Sunday, May 2, 2021
Tuesday, August 27, 2019
I reckon I’m not an a-typical DJ (or human for that matter). Never conformed to what I was supposed to do (hello college football, life in the states and lack of home ownership for better or worse). I can’t really peg it. I do remember hanging with my friends in primary school and if they all got up to go somewhere at lunch or recess, I’d purposely wait 2min to get up and follow or not follow. For some reason, I could never bring myself to “go with the flow”.
Coming to the end of university, I was actually well-placed to get my bachelors degree, a teaching credential and live and work near my home town of San Jose, which is what my family expected of me. But then I met this girl (yeah, we know how that turned out).
Anyways, this lack of conformity has translated well to my DJ life as I have never listened (or currently listen) to what people tell me I’m supposed to play. I do my own thing. That said, I always nod politely when punters request tunes and always agree to styles the venue wants (knowing full well I’m going to do my own thing anyways and that it will work — it always does). I always nod politely and tell every punter, “yeah, I’ll totally fit that in...great idea”; knowing full well it won’t be played. Unless, I feel like playing it later (it always has to be much later).
It’s not that I’m a dick, I just like being in control when DJ’ing and trust those instincts. Not a chin striker either. I’ll just as easily drop Whitney Houston as I would some groovy number from Roy Ayers; I don’t give a fuck. I either like it or I don’t.
I’m only saying this because although we hit that moment where punters want every and any song they can think of because, “hey, anyone can DJ now”, they are now getting ruder and ruder about it. Self-entitlement is at an all-time high.
It’s now an expectation the DJ will play YOUR song and when YOU want it played, I.e. “wait 10min, I’m going to the toilet before we leave and want to walk out singing along to Stevie Nicks.” FFS!
This leads to many verbal confrontations with punters these days because not only do I NOT play their songs, but I’ve usually forgotten the shit request the moment they walk away expecting to hear it. When they return (they always return) demanding the song, I just say it’s not the right time or, “my bad, that songs on my other laptop. I brought my wrong laptop tonight.” And that usually works.
People actually believe this shit...like I have multiple laptops for different nights.
Regardless, due to their obvious anger which I realize I have had some part in creating (cuz I can be a dick), the next step in this charade is when they always go to, “but I have it on my phone”.
Which leads to...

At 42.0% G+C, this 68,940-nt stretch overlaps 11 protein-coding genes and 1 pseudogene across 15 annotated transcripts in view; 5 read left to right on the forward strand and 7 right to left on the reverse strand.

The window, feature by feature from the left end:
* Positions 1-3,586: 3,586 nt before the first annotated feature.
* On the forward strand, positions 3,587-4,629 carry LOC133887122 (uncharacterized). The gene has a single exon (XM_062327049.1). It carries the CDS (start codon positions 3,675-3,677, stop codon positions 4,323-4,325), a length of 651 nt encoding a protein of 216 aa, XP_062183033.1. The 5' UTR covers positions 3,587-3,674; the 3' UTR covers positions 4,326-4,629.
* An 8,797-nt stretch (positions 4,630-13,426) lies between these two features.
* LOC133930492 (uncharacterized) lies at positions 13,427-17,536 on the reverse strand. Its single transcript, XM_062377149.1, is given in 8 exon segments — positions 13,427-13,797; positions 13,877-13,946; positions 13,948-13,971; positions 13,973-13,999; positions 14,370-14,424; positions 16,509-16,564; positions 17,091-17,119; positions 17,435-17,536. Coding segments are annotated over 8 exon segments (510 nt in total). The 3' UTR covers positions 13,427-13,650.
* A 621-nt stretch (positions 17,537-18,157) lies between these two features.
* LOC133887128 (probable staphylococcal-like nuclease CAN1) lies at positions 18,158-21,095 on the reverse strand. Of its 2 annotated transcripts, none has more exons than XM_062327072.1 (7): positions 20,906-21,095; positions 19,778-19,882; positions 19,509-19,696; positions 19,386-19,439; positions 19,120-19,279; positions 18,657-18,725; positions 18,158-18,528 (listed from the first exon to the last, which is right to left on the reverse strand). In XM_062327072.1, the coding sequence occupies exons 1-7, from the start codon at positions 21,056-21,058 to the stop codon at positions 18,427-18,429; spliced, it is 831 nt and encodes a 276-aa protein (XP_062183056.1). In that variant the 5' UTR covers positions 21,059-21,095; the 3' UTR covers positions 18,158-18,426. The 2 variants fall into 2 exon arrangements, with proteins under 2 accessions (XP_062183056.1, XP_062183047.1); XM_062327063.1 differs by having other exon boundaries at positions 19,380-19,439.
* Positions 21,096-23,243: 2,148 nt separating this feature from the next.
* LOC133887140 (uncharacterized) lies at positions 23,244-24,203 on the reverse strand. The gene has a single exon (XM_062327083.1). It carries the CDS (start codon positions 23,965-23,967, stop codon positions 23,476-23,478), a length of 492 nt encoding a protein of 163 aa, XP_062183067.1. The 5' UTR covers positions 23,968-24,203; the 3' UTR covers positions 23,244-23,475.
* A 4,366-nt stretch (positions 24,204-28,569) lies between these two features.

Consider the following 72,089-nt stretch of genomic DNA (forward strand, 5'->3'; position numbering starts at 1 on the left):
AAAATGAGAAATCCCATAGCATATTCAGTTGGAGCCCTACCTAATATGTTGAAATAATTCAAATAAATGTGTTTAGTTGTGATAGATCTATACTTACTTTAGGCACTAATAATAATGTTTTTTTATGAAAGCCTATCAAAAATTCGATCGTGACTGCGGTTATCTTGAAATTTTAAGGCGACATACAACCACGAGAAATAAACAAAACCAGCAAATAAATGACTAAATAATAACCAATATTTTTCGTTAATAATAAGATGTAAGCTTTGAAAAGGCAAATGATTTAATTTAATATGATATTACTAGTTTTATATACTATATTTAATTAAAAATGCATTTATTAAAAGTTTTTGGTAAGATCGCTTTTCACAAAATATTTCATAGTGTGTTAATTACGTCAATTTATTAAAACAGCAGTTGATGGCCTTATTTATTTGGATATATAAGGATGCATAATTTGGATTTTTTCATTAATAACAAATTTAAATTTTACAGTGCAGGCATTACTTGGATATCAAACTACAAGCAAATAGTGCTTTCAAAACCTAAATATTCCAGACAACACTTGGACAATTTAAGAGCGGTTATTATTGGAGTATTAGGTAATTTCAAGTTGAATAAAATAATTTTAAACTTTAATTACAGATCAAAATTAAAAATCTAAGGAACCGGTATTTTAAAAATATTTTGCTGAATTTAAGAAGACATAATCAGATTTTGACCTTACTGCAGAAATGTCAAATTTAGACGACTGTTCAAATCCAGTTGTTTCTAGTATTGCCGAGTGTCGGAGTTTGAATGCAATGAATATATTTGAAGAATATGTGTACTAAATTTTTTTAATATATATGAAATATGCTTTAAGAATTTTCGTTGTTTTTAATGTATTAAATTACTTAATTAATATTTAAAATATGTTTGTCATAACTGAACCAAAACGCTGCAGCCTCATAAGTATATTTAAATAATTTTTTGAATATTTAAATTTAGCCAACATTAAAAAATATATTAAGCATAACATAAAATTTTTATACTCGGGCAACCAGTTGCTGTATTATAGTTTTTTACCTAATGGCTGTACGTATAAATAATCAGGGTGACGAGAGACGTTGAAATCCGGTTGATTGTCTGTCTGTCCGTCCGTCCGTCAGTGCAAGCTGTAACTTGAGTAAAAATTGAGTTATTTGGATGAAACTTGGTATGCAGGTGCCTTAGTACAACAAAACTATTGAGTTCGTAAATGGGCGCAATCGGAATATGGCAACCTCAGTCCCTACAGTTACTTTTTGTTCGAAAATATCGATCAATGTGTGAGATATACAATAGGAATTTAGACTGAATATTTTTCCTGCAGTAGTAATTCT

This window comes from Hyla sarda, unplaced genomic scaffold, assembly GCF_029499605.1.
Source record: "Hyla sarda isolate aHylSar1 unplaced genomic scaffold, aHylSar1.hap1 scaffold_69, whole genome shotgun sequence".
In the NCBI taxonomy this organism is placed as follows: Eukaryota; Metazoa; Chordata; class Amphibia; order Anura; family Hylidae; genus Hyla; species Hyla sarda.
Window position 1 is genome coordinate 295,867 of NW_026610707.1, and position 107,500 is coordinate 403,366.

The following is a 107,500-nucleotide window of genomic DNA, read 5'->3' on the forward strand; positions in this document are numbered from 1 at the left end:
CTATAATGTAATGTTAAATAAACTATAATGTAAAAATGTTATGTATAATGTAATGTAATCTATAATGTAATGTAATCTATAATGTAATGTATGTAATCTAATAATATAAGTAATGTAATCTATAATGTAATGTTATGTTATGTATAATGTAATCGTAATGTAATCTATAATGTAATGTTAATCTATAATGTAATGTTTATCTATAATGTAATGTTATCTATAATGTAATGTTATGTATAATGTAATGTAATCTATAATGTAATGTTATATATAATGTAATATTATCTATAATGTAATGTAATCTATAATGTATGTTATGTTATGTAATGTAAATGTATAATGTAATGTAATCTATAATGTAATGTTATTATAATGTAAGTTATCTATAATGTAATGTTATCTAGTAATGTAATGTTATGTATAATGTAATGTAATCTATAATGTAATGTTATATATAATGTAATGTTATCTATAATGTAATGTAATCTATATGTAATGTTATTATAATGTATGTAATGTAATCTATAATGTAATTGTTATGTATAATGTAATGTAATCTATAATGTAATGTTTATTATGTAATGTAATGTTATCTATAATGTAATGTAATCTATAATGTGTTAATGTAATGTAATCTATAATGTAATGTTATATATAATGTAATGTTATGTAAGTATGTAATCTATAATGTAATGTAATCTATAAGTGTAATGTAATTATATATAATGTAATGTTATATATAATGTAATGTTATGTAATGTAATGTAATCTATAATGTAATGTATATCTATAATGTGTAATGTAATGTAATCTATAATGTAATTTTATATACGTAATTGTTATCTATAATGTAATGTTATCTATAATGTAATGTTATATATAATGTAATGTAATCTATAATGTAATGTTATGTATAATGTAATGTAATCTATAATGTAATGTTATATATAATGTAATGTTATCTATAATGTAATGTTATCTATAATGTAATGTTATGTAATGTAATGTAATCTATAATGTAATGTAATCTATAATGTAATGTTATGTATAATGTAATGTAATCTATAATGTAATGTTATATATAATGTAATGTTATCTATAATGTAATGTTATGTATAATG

“Yeah, this program doesn’t work like that. Really sorry, anything else you may like? If I got it, I’ll play it.” Which is really another lie.
Or this old chestnut...
“I’ve only got these 45’s tonight and that song was never released on a 45.” Not a lie.
Which then results in...
“Wow, CD’s. How old are YOU? Ok, let me go have a think about it.”
Hook. Line. Sinker.
3 hours later (long after they were supposed to leave), she or he will be losing their shit to something I chose, not them. Usually, it’s something polar opposite to what they wanted in the first place, too.
DJ mental warfare usually goes a bit like this:
Shania Twain? No thanks, but thanks for making me think of System Of A Down because I saw some Shania interview in SF whilst channel surfing back in 2003 when she toured there. Of course, this memory just so happened to remind me of an old mate of mine who managed my friends Bay Area band Salmon (Gary Avila) and he hyped me to SOAD way back when as I think they opened for them at The Edge in Palo Alto (near enough to SF) but I didn’t go and now regret it.
So I’ll play SOAD instead and it will work for a sizable chunk of the crowd. The rest will walk off, grab a drink and will probably be back on the floor 2 songs later when I play Shania Twain after the initial requester has probably left.
I really do think like this. I’m also a dick!
See, I don’t see music for genres. I either like it or I don’t. Pop music: if it’s catchy and I can sing/hum along to it, I generally think, “this will work on a dance floor”. So I play it. It can be any genre because I don’t see music for genres.
Oftentimes, I make genre specific mixes for Mixcloud, cuz that’s for “listening”, not “dancing”. I actually have gotten to the stage in my life where I like to listen to particular genres for long stretches as it calms me down (you can probably tell I’m a bit all over the shop).
But all bets are off when I play gigs, because genre hopping is what it’s all about (for me). But I want catchy tunes when I play out; there’s gotta be a hook.